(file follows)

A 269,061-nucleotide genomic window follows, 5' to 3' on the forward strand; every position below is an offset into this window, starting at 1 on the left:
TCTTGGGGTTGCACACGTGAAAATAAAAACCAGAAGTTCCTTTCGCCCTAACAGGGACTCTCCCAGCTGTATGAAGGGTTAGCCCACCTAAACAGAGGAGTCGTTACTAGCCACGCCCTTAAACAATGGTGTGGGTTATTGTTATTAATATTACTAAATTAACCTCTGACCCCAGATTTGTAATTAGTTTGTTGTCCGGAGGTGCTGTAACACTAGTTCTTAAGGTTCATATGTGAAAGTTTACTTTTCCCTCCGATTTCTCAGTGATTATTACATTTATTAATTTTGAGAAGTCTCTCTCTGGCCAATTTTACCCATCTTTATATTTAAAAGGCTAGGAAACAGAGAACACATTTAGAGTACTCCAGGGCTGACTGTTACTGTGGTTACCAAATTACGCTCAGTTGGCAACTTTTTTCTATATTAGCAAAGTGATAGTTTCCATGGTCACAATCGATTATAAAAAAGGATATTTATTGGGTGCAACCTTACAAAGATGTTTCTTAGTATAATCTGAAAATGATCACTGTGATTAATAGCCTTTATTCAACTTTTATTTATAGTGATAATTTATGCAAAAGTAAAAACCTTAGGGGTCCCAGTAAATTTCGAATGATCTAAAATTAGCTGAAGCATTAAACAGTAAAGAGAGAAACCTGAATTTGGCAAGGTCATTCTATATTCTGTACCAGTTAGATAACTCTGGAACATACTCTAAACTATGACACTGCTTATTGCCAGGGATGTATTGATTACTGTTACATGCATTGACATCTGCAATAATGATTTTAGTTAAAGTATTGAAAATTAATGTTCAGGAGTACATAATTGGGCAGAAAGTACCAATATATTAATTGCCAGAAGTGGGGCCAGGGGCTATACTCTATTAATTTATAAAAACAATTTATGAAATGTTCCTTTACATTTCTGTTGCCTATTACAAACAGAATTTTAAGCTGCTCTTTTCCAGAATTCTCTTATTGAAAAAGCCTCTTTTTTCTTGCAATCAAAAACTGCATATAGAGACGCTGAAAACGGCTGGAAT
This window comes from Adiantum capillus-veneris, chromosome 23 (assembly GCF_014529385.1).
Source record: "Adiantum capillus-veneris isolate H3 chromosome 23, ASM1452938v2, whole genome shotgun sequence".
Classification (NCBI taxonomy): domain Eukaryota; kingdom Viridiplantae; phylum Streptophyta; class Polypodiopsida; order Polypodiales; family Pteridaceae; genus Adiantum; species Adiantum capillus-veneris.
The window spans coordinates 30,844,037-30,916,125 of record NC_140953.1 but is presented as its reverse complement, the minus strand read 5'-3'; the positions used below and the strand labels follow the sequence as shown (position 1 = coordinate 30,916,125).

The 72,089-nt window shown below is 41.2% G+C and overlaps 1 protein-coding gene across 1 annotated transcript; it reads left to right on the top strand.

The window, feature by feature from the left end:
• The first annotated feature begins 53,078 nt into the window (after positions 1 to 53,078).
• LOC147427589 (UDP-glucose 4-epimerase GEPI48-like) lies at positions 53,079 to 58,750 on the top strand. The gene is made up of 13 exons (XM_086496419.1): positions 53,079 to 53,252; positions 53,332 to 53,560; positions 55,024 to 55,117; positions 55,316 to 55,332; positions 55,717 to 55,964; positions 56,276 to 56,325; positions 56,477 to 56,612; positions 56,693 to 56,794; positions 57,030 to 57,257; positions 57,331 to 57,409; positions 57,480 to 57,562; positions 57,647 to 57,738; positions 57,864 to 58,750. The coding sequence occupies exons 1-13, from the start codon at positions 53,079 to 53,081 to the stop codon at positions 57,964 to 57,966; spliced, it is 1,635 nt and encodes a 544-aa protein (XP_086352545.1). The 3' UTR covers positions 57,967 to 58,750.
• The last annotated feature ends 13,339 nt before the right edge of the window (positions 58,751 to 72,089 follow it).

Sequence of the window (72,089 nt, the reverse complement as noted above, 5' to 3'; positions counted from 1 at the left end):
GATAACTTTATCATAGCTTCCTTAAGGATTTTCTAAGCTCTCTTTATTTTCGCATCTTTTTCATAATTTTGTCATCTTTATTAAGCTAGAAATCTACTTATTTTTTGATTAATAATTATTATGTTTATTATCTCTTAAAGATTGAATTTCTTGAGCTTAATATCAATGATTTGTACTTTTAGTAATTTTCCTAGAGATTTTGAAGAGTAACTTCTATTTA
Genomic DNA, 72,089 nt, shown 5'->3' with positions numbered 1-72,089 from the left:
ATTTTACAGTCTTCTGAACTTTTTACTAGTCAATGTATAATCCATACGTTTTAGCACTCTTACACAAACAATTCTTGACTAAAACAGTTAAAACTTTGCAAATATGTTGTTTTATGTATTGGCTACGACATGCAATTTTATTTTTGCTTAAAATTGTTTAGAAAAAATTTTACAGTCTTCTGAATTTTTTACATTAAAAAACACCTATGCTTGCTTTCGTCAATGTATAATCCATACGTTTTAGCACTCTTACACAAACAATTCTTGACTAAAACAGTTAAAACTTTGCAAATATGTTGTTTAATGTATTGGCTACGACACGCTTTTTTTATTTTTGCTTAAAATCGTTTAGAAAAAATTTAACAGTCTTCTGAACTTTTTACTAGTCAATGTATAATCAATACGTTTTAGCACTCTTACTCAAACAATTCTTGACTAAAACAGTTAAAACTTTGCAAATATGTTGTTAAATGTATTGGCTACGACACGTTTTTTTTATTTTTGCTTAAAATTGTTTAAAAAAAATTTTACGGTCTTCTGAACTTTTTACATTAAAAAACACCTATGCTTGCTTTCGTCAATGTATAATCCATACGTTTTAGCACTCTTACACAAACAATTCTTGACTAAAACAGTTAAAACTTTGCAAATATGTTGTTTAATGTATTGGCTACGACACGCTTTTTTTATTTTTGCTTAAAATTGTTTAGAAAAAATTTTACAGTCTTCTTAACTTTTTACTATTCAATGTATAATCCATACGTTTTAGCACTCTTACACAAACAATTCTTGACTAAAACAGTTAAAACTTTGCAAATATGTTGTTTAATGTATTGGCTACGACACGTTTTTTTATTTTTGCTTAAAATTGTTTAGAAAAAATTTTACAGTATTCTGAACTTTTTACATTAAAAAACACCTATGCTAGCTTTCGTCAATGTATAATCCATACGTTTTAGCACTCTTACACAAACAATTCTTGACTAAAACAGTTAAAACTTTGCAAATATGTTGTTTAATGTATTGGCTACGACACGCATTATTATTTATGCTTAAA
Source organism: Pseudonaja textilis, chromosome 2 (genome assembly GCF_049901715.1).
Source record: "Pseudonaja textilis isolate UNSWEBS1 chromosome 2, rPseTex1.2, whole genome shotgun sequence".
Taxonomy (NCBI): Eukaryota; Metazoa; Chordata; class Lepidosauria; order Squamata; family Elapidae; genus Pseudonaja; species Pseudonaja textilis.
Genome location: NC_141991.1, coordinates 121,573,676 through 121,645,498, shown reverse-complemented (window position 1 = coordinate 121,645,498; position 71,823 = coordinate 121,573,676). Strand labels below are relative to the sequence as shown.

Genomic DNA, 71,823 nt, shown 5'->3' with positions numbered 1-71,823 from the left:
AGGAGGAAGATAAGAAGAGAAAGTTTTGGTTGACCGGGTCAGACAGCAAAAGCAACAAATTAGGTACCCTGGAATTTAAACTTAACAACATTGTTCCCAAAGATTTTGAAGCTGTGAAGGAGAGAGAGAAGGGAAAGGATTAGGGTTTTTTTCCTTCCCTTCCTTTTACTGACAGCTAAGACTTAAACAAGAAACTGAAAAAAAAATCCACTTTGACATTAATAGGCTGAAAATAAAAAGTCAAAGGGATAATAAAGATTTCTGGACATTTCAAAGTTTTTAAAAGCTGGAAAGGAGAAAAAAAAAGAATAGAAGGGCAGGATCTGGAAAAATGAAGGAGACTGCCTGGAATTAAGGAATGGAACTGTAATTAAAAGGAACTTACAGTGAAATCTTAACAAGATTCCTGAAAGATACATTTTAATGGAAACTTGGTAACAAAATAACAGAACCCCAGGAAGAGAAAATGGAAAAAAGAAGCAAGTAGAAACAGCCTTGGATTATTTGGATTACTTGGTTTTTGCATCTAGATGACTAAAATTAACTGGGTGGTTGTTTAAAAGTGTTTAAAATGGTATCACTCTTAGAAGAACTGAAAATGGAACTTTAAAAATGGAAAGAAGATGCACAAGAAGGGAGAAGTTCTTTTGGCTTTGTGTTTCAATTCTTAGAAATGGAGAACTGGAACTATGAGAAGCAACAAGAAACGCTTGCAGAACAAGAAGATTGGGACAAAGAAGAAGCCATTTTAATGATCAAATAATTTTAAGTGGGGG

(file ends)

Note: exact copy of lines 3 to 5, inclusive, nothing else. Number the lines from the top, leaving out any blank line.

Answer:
This window comes from Adiantum capillus-veneris, chromosome 23 (assembly GCF_014529385.1).
Source record: "Adiantum capillus-veneris isolate H3 chromosome 23, ASM1452938v2, whole genome shotgun sequence".
Classification (NCBI taxonomy): domain Eukaryota; kingdom Viridiplantae; phylum Streptophyta; class Polypodiopsida; order Polypodiales; family Pteridaceae; genus Adiantum; species Adiantum capillus-veneris.